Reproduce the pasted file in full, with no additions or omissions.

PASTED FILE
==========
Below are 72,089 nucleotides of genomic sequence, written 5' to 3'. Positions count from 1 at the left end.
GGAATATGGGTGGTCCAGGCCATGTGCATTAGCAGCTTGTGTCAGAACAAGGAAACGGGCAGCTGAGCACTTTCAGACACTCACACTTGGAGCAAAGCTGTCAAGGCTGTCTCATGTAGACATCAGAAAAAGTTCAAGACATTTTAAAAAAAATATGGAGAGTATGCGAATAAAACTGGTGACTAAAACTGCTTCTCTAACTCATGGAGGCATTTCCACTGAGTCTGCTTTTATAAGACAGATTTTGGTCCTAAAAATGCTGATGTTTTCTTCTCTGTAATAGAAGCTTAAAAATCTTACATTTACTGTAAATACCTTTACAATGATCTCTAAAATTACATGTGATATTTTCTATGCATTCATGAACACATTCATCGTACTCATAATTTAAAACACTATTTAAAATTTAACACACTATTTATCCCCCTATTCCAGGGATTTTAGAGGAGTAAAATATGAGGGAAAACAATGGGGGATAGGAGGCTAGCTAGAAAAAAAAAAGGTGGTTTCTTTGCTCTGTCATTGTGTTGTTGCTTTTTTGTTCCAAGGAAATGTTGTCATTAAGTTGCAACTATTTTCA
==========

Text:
Below are 72,089 nucleotides of genomic sequence, written 5' to 3'. Positions count from 1 at the left end.
GGAATATGGGTGGTCCAGGCCATGTGCATTAGCAGCTTGTGTCAGAACAAGGAAACGGGCAGCTGAGCACTTTCAGACACTCACACTTGGAGCAAAGCTGTCAAGGCTGTCTCATGTAGACATCAGAAAAAGTTCAAGACATTTTAAAAAAAATATGGAGAGTATGCGAATAAAACTGGTGACTAAAACTGCTTCTCTAACTCATGGAGGCATTTCCACTGAGTCTGCTTTTATAAGACAGATTTTGGTCCTAAAAATGCTGATGTTTTCTTCTCTGTAATAGAAGCTTAAAAATCTTACATTTACTGTAAATACCTTTACAATGATCTCTAAAATTACATGTGATATTTTCTATGCATTCATGAACACATTCATCGTACTCATAATTTAAAACACTATTTAAAATTTAACACACTATTTATCCCCCTATTCCAGGGATTTTAGAGGAGTAAAATATGAGGGAAAACAATGGGGGATAGGAGGCTAGCTAGAAAAAAAAAAGGTGGTTTCTTTGCTCTGTCATTGTGTTGTTGCTTTTTTGTTCCAAGGAAATGTTGTCATTAAGTTGCAACTATTTTCA